I love tea. Black, green, white, oolong or blue, hot or iced, with or without milk, tea-infused simple syrup mixed in a cocktail or fizzy water. Anytime, anywhere. Looseleaf or a simple tea bag. Earl Grey baked into shortbread. There are more than 3,000 varieties, and after water, tea is the most-consumed beverage in the world. Even if you don’t normally drink tea, chances are you’ve turned to it when you are feeling less than stellar.

I’ve have had many conversations, laughter and a few tears over tea. It’s about gathering around the table, being together. All made perfect with a good cup of tea.

My journey into looseleaf tea began with a little box called Tea Aficionado containing five tubes of loose tea, gifted to me by my daughter. Who knew what an interest it would spark?

I began to try new teas and steeping methods, learned about the health benefits, and about tea entrepreneurs like Steven Smith, who started Tazo and Stash Teas. I also started visiting tea houses for Afternoon Tea.

This is an experience not to be rushed. It is a time for a quiet chat, or raucous laughter with friends and family, a break from all that is the rest of your life. It is a time to enjoy a hot cup of your favourite brew (or perhaps try something new), eat some fancy, tasty finger foods, and take a big, deep breath.

Instead of lunch out with friends, why not organize a Tea? Most teahouses are happy to customize a gluten-free, vegetarian, or dairy-free option to suit a particular diet, and if arranged prior to arrival, all you have to do is sit back and relax.

Or host a Tea at home. I have done this for years. All you need is fresh scones, a few sandwiches and some sweet treats.

A few suggestions for your at-home tea

afternoon tea party
  • Sandwiches: Egg salad rolled into a spiral with a piece of gherkin or olive at the centre, then sliced is fun; try thinly sliced cucumber layered with cream cheese mixed with dill; pimiento cheese in a soft multigrain; chicken salad, smoked salmon, shaved roast beef, or ham and cheese are all great choices.
  • Scones are a must. Plain, with raisins or currants, mixed with dried fruit, crystallized ginger, vanilla bean or cheese are a few options, but always serve with jam, butter and, if possible, double or clotted cream. A tart lemon curd is a welcome addition.
  • Desserts: Tea desserts are always tiny. Try chewy, rich chocolate brownies, airy madeleines, creamy fresh-fruit tarts, ethereal macarons with the perfect combination of shattering outer shell and soft-inside chewiness, darkly caramelized canelés, choux filled with pastry cream, or any tiny decadent sweet.
  • Make it a potluck and ask everyone to contribute. Hosting is so much easier when the prep is divided.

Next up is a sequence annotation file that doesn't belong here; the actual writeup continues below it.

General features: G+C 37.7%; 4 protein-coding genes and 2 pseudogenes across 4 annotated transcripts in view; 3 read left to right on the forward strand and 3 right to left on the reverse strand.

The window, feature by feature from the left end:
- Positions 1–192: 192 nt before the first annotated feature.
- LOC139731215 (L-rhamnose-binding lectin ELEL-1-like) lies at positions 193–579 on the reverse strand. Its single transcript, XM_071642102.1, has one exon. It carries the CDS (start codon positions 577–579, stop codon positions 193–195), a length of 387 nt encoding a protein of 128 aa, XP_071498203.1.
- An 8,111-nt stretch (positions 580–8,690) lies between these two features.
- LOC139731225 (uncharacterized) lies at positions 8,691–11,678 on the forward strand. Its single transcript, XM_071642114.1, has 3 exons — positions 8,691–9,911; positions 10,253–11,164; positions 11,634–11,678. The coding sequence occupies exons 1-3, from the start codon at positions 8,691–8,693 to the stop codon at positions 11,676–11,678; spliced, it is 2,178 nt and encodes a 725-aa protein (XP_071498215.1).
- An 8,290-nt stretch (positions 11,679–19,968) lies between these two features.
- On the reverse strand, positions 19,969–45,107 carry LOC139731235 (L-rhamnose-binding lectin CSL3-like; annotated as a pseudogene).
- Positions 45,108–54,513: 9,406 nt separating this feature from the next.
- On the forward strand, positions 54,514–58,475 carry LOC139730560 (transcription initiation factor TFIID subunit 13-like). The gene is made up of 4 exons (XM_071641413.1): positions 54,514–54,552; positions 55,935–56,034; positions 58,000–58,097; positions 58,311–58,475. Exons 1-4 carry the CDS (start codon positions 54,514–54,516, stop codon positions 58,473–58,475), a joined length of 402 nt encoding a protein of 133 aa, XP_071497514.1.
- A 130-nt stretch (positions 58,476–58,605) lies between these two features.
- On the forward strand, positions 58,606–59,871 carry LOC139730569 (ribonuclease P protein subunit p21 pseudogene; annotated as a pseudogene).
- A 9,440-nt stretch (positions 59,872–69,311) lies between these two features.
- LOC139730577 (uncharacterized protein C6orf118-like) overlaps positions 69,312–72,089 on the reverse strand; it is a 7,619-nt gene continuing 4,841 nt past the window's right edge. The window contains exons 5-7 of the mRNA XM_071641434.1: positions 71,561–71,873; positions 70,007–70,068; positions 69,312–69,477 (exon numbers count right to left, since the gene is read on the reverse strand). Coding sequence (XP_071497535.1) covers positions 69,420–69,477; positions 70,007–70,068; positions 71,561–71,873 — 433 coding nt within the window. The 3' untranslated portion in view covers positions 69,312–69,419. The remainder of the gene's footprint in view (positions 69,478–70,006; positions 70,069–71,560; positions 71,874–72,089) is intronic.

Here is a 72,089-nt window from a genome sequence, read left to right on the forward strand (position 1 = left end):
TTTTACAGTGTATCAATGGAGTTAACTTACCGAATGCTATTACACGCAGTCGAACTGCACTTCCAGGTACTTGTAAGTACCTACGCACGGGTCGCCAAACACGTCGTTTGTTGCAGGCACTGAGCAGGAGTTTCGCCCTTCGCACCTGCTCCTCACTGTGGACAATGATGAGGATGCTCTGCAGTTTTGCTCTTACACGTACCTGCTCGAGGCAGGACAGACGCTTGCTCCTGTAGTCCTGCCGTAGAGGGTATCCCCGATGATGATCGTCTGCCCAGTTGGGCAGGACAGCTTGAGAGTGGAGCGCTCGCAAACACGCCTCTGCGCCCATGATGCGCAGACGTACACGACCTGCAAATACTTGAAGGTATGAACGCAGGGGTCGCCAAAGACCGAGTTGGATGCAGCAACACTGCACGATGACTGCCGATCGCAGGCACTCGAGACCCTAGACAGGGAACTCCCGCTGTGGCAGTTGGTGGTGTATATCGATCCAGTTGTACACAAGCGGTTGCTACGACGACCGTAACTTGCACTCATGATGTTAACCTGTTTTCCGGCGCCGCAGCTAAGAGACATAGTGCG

Types of Tea

Black teas such as Assam, Ceylon, Keemun, Earl Grey, and Darjeeling come mainly from India, Sri Lanka, Africa, and China. Black tea is fully oxidized and brews a dark amber colour. It is higher in caffeine, approximately 50 mg per 180-ml (6-oz) cup. Brew 3-7 minutes.

White tea contains withered and dried leaves with slight oxidation. The result is a mild and sweet tea with low caffeine (15-20 mg) and light colour. One of the nicest white teas is Silver Needle. Brew with 75-80 C (165-175 F) water. Brew 1-3 minutes.

Green teas like Jasmine, Sencha, Gyokuro, Mao Feng, Gunpowder and Genmaicha are not oxidized and brew to a pale green or gold colour. Most originate in Japan or China. Green teas are mild and delicate and can have a light grassy or vegetal flavour, or even, in the case of Gunpowder, a smoky taste. Be careful to use boiled water that has cooled for a minute or two, to 75-80 C (165-175 F), otherwise the leaves will be burned and cause the tea to have a bitter taste. Caffeine content is low, about 20-30 mg per cup. Brew 1-3 minutes.

Matcha is a type of finely-ground green tea, usually from Japan. It is made not by steeping and removing the tea, but by whisking the powder into hot water and drinking the brew as is. Use not-quite-boiling water as for green tea.

Oolong is a partially oxidized tea and lies somewhere between green and black. It can be re-steeped several times. Caffeine content is between 30-40 mg. Steeping temperature is 90-100 C (195-210 F). Brew 1-3 minutes

Purple tea is relatively new. Discovered growing in the Assam region of India, it’s now grown commercially in Kenya. It has a pleasant, sweet taste, not unlike green tea, but without the vegetal or grassy notes. It is low in caffeine, somewhere between white and green. Steep in 75-80 C (165-175 F) water. Brew 2-4 minutes.

Pu-erh is a fermented tea and has an earthy flavour. It is also higher in caffeine, approximately 30-100 mg per cup. Also use boiling water. Brew 3-5 minutes.

Herbal teas, also called tisanes, do not contain any tea or caffeine. They are an infusion of boiling water and botanicals like herbs, flowers, roots and berries. Brew 5-7 minutes.

Blue is a caffeine-free herbal tisane made from the butterfly pea flower. It steeps into a beautiful blue colour and has a light taste. Try adding a squeeze of citrus, which turns the tea’s colour to a pale mauve. Steep and brew as for herbal tea.

Rooibos, also called red tea, is an herbal tisane made from fermented leaves of a shrub called Aspalathus linearis, usually grown in South Africa. It does not contain any tea or caffeine. Use boiling water to brew. Brew 5-7 minutes.

All tea comes from one plant. Teas have different levels of caffeine and flavour depending on oxidization and fermentation periods. Because of the different oxidization periods, brew temperatures and times vary as well. Pouring the correct temperature water over the leaves is important to brew properly.

Generally, use 5 ml (1 tsp) looseleaf per 180 ml (6 oz) cup of boiling water in a pre-warmed pot.